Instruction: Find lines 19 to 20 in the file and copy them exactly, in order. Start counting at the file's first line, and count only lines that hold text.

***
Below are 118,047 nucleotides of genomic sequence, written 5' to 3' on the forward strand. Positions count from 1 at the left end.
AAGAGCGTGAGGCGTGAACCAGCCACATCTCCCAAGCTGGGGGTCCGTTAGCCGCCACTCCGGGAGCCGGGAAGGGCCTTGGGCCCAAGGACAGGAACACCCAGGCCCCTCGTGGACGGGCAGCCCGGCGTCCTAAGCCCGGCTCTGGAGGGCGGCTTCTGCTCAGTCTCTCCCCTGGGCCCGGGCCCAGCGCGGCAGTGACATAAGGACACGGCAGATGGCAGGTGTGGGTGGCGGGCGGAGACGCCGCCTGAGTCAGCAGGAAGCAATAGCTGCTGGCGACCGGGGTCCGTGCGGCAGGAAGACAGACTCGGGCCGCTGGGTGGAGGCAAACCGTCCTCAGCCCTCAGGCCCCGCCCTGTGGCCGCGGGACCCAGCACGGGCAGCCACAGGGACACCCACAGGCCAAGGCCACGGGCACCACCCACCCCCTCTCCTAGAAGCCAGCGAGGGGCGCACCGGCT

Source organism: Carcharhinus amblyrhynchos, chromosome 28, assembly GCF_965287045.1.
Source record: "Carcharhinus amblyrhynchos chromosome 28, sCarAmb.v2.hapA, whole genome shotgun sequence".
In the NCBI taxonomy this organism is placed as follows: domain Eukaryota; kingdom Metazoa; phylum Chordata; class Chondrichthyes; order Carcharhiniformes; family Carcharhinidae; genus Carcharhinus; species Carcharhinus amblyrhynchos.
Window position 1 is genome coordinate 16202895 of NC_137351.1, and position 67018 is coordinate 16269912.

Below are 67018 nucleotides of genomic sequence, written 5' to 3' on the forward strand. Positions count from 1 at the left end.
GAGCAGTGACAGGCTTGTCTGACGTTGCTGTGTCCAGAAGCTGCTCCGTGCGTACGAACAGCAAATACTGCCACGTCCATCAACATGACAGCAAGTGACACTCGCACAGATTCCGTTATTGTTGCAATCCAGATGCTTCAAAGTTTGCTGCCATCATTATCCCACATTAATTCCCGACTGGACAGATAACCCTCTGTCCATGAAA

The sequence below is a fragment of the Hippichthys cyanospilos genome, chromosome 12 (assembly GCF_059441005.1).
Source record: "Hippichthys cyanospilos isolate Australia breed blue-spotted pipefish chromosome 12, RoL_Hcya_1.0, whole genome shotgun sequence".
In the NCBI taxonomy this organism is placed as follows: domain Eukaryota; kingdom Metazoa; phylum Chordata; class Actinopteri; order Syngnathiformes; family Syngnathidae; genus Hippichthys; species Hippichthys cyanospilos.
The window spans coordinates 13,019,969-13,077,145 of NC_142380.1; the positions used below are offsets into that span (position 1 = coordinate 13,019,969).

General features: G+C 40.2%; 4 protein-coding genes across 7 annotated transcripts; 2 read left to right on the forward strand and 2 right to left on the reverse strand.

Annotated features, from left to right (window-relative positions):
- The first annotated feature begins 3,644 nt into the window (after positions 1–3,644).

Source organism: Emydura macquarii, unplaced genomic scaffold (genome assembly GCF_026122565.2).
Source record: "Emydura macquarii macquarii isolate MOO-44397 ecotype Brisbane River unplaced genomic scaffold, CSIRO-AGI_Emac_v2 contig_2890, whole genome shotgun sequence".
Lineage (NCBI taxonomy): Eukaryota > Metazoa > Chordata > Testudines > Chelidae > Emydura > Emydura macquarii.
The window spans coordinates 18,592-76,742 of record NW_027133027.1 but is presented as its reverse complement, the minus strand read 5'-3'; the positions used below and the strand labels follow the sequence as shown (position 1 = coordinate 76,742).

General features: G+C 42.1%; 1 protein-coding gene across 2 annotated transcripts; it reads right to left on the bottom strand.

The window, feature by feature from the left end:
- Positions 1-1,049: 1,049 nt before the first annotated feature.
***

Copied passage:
The window spans coordinates 18,592-76,742 of record NW_027133027.1 but is presented as its reverse complement, the minus strand read 5'-3'; the positions used below and the strand labels follow the sequence as shown (position 1 = coordinate 76,742).

General features: G+C 42.1%; 1 protein-coding gene across 2 annotated transcripts; it reads right to left on the bottom strand.